Keep a close eye on your ammonia and nitrite levels. These should read zero to indicate that the nitrogen cycle is running properly in your small aquarium. Testing is easy with a liquid test kit or some strip tests that you can find at your local fish keeping store.

Mixing Fish In A 5 Gallon Aquarium

Due to the size of a 5 gallon aquarium, it is best to stick to one species of fish. The best fish that do well in a tank this size are going to be nano fish. Nano fish are fish that are going to be 2 inches or less in length. Most of these fish are schooling fish. They will need a group of 4 to 6 fish to do well. Because of the schooling requirement, you will be limiting to picking one fish species for your setup.

Not if you chose a Betta fish, you only be able to house this freshwater aquarium fish. You can add other inverts like aquarium snails, but the fish itself adds a lot of bioload to an already small tank.

Growing Plants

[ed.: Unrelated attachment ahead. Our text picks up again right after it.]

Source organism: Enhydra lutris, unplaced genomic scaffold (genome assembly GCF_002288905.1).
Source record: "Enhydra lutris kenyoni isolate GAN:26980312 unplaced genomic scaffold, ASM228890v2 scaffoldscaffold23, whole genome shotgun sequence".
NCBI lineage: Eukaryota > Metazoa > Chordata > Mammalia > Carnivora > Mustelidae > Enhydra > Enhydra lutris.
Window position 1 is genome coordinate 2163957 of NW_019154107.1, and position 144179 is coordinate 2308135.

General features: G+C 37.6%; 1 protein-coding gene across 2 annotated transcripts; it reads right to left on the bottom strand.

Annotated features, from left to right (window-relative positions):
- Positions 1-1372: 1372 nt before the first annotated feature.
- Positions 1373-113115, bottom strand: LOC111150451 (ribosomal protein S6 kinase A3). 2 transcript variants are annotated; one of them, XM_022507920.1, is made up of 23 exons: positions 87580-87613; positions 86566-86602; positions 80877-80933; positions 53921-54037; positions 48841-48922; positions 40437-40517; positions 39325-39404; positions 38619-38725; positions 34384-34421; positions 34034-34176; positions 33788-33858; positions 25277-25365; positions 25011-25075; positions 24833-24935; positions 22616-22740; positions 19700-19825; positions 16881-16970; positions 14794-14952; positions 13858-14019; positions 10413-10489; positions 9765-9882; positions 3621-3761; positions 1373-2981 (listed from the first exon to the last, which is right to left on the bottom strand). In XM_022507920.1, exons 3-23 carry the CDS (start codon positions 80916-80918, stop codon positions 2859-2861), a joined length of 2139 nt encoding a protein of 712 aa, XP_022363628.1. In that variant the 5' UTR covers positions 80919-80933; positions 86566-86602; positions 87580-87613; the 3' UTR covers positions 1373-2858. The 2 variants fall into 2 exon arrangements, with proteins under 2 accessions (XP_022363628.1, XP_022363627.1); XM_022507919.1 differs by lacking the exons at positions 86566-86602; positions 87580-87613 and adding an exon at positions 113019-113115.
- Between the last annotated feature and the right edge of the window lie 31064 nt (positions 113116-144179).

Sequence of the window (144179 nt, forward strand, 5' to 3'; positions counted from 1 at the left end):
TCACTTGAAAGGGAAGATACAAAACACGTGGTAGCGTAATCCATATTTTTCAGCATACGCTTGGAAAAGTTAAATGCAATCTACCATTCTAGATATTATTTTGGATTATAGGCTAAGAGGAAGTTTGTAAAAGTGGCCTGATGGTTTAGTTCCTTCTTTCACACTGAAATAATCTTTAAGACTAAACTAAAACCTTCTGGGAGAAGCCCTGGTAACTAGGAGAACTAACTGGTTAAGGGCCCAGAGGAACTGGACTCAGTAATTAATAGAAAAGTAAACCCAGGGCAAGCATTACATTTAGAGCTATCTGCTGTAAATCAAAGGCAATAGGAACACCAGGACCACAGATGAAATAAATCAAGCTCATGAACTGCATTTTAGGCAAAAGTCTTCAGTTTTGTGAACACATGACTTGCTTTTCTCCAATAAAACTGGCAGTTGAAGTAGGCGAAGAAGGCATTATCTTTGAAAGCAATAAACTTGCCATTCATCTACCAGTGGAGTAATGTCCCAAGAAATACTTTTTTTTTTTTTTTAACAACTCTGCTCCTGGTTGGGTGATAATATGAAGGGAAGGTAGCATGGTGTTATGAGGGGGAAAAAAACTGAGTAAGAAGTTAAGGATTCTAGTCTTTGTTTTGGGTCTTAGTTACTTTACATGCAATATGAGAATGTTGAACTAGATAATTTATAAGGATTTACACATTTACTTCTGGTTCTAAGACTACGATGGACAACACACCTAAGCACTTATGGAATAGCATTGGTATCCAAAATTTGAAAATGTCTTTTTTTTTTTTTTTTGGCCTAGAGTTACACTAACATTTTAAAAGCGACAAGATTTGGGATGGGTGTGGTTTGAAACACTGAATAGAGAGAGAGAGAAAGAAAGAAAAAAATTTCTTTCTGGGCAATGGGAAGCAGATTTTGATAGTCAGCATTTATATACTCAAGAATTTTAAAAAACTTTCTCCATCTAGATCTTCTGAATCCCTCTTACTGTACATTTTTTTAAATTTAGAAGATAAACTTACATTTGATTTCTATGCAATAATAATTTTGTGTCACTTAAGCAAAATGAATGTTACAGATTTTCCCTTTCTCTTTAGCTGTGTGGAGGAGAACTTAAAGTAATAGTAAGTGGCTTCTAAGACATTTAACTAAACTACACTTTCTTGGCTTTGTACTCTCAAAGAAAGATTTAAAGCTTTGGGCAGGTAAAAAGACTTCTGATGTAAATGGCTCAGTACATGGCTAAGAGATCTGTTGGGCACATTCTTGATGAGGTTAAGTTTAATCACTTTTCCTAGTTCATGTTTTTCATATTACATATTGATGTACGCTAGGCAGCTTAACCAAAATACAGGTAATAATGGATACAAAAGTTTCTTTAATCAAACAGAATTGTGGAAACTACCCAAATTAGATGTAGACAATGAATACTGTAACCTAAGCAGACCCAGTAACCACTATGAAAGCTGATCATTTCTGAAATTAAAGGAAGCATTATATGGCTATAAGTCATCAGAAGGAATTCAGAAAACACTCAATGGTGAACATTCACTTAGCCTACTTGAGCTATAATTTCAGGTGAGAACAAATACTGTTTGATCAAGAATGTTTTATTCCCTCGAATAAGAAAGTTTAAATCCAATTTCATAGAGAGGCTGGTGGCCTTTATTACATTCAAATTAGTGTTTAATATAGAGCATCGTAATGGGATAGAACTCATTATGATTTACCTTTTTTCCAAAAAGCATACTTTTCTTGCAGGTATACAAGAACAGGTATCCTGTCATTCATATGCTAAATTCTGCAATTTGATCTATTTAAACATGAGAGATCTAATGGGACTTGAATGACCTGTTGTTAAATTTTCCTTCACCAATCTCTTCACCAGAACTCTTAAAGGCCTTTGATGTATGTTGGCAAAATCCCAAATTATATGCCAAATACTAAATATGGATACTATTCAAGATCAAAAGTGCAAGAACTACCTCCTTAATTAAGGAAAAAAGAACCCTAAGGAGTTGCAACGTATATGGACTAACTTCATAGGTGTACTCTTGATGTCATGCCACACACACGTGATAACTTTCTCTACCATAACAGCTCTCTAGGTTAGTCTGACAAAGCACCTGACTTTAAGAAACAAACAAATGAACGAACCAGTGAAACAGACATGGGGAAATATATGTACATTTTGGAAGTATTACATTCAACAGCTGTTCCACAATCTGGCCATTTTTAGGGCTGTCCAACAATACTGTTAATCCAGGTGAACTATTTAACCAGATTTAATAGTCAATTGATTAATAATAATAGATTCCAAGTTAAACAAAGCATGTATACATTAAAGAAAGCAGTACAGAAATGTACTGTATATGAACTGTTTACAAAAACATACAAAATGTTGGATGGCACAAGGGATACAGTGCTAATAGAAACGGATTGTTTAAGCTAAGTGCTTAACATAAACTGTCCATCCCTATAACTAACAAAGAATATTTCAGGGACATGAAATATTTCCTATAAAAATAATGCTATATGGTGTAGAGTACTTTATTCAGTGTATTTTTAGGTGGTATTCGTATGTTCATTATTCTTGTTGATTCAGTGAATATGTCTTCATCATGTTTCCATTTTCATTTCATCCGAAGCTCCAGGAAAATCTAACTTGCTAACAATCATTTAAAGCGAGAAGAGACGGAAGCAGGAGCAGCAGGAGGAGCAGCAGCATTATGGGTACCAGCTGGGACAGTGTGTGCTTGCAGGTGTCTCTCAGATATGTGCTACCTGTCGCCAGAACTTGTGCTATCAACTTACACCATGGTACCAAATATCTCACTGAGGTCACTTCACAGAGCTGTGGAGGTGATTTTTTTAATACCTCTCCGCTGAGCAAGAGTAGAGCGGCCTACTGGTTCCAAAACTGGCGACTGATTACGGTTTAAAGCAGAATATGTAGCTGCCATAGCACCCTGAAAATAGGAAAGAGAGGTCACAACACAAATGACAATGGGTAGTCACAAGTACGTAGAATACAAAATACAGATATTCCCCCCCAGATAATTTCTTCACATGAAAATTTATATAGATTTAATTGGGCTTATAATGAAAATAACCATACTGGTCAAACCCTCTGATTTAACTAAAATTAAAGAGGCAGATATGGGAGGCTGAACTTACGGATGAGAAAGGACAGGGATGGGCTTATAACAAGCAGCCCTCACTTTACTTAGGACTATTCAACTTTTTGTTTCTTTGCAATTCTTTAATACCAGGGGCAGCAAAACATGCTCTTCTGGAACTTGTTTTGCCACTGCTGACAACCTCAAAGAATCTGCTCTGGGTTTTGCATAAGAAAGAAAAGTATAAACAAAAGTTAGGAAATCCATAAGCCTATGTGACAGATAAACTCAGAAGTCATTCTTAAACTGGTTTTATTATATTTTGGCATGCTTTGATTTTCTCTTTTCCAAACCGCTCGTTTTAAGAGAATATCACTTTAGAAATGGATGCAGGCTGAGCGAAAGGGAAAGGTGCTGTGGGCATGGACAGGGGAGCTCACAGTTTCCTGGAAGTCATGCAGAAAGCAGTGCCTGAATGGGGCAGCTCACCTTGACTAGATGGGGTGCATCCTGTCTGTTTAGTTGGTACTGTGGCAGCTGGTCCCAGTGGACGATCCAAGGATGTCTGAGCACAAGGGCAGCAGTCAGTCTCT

Many of the fish on this list will do best in a planted small tank because the structure creates great hiding places and shelter that makes the fish feel more secure. This helps the fish behave more naturally and lowers their stress levels.

Another huge benefit of keeping fish with live aquatic plants in your freshwater tank is their usefulness in lowering nitrates in the water. This helps keep the water quality good for your pets. Here are a few examples of great plants that would work for nano tank like this:

If you’ve never tried before, growing live plants can be really easy, so go ahead and check out my aquarium plant growing guides for more information.

Lighting for a 5 Gallon Planted Tank